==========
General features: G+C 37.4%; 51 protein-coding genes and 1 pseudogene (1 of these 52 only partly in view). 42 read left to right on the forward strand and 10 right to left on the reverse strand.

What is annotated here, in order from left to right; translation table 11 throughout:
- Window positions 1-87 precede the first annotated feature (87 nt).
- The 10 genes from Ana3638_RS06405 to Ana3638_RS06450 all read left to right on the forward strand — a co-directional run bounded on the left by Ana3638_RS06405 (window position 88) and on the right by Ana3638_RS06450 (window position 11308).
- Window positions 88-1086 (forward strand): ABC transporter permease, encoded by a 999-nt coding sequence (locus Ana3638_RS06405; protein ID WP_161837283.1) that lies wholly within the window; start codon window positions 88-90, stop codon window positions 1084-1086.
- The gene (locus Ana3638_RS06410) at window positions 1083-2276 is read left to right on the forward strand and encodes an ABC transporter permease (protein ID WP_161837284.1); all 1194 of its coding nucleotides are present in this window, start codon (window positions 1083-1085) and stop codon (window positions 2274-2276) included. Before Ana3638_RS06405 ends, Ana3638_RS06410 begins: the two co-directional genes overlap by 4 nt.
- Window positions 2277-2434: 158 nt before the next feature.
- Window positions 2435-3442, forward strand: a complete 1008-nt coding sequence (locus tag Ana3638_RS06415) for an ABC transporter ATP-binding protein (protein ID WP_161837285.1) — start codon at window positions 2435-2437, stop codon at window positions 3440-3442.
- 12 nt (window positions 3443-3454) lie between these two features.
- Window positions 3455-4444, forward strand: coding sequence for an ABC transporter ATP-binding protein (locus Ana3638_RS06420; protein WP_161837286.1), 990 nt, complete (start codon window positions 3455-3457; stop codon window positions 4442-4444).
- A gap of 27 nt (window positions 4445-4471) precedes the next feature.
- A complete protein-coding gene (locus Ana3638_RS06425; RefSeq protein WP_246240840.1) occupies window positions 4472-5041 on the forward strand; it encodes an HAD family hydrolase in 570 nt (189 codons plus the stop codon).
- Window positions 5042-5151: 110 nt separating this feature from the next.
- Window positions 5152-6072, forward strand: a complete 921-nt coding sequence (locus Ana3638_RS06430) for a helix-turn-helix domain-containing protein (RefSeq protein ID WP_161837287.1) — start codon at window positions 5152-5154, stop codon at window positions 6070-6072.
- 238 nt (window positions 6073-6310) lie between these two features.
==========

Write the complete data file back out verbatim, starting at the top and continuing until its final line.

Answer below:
General features: G+C 37.4%; 51 protein-coding genes and 1 pseudogene (1 of these 52 only partly in view). 42 read left to right on the forward strand and 10 right to left on the reverse strand.

What is annotated here, in order from left to right; translation table 11 throughout:
- Window positions 1-87 precede the first annotated feature (87 nt).
- The 10 genes from Ana3638_RS06405 to Ana3638_RS06450 all read left to right on the forward strand — a co-directional run bounded on the left by Ana3638_RS06405 (window position 88) and on the right by Ana3638_RS06450 (window position 11308).
- Window positions 88-1086 (forward strand): ABC transporter permease, encoded by a 999-nt coding sequence (locus Ana3638_RS06405; protein ID WP_161837283.1) that lies wholly within the window; start codon window positions 88-90, stop codon window positions 1084-1086.
- The gene (locus Ana3638_RS06410) at window positions 1083-2276 is read left to right on the forward strand and encodes an ABC transporter permease (protein ID WP_161837284.1); all 1194 of its coding nucleotides are present in this window, start codon (window positions 1083-1085) and stop codon (window positions 2274-2276) included. Before Ana3638_RS06405 ends, Ana3638_RS06410 begins: the two co-directional genes overlap by 4 nt.
- Window positions 2277-2434: 158 nt before the next feature.
- Window positions 2435-3442, forward strand: a complete 1008-nt coding sequence (locus tag Ana3638_RS06415) for an ABC transporter ATP-binding protein (protein ID WP_161837285.1) — start codon at window positions 2435-2437, stop codon at window positions 3440-3442.
- 12 nt (window positions 3443-3454) lie between these two features.
- Window positions 3455-4444, forward strand: coding sequence for an ABC transporter ATP-binding protein (locus Ana3638_RS06420; protein WP_161837286.1), 990 nt, complete (start codon window positions 3455-3457; stop codon window positions 4442-4444).
- A gap of 27 nt (window positions 4445-4471) precedes the next feature.
- A complete protein-coding gene (locus Ana3638_RS06425; RefSeq protein WP_246240840.1) occupies window positions 4472-5041 on the forward strand; it encodes an HAD family hydrolase in 570 nt (189 codons plus the stop codon).
- Window positions 5042-5151: 110 nt separating this feature from the next.
- Window positions 5152-6072, forward strand: a complete 921-nt coding sequence (locus Ana3638_RS06430) for a helix-turn-helix domain-containing protein (RefSeq protein ID WP_161837287.1) — start codon at window positions 5152-5154, stop codon at window positions 6070-6072.
- 238 nt (window positions 6073-6310) lie between these two features.